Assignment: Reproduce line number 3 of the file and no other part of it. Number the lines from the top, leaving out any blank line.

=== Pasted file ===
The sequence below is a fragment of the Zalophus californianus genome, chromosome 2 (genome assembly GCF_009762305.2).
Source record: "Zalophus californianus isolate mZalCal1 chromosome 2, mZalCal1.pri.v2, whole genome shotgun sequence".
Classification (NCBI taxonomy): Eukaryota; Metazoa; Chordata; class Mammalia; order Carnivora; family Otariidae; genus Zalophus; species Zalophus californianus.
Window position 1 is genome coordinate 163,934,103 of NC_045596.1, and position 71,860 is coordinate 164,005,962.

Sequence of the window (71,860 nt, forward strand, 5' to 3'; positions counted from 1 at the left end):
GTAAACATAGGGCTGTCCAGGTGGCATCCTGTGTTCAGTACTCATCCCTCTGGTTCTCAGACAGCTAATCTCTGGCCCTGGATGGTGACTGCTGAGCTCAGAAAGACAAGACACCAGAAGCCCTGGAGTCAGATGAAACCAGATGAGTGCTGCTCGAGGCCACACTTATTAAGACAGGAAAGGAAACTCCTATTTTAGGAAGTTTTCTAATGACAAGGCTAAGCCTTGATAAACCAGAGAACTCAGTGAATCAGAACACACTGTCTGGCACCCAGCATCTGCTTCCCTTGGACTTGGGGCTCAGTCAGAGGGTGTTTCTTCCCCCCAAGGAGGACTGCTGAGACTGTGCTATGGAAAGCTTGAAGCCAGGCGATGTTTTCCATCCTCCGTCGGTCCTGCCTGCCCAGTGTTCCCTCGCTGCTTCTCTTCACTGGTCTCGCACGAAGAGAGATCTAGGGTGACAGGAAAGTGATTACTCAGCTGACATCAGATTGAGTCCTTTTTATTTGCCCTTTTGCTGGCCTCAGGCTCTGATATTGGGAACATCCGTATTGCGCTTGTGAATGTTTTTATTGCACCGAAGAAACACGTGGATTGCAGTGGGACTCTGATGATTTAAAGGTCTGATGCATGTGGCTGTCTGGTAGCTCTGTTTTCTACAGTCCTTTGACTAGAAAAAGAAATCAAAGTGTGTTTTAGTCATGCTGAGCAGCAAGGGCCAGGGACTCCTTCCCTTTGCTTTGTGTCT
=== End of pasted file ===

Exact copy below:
Classification (NCBI taxonomy): Eukaryota; Metazoa; Chordata; class Mammalia; order Carnivora; family Otariidae; genus Zalophus; species Zalophus californianus.